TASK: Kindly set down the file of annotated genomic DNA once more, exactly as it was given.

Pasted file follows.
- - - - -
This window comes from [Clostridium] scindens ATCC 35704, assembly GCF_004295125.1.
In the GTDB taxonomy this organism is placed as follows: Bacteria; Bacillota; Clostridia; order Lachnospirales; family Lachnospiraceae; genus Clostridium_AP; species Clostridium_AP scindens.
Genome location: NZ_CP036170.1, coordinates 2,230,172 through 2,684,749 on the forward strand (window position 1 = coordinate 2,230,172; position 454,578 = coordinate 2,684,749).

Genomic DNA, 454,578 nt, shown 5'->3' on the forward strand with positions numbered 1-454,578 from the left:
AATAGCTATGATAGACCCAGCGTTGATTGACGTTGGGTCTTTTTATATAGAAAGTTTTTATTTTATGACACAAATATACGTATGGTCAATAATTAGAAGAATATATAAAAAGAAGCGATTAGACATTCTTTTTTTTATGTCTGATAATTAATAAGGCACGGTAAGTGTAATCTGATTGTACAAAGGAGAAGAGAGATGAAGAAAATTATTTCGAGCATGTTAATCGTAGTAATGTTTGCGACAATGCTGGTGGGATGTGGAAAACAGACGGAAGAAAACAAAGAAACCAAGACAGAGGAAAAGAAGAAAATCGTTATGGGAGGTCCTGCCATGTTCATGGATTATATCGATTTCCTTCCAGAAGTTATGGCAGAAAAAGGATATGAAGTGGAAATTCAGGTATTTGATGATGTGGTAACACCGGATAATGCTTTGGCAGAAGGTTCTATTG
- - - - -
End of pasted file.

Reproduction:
This window comes from [Clostridium] scindens ATCC 35704, assembly GCF_004295125.1.
In the GTDB taxonomy this organism is placed as follows: Bacteria; Bacillota; Clostridia; order Lachnospirales; family Lachnospiraceae; genus Clostridium_AP; species Clostridium_AP scindens.
Genome location: NZ_CP036170.1, coordinates 2,230,172 through 2,684,749 on the forward strand (window position 1 = coordinate 2,230,172; position 454,578 = coordinate 2,684,749).

Genomic DNA, 454,578 nt, shown 5'->3' on the forward strand with positions numbered 1-454,578 from the left:
AATAGCTATGATAGACCCAGCGTTGATTGACGTTGGGTCTTTTTATATAGAAAGTTTTTATTTTATGACACAAATATACGTATGGTCAATAATTAGAAGAATATATAAAAAGAAGCGATTAGACATTCTTTTTTTTATGTCTGATAATTAATAAGGCACGGTAAGTGTAATCTGATTGTACAAAGGAGAAGAGAGATGAAGAAAATTATTTCGAGCATGTTAATCGTAGTAATGTTTGCGACAATGCTGGTGGGATGTGGAAAACAGACGGAAGAAAACAAAGAAACCAAGACAGAGGAAAAGAAGAAAATCGTTATGGGAGGTCCTGCCATGTTCATGGATTATATCGATTTCCTTCCAGAAGTTATGGCAGAAAAAGGATATGAAGTGGAAATTCAGGTATTTGATGATGTGGTAACACCGGATAATGCTTTGGCAGAAGGTTCTATTG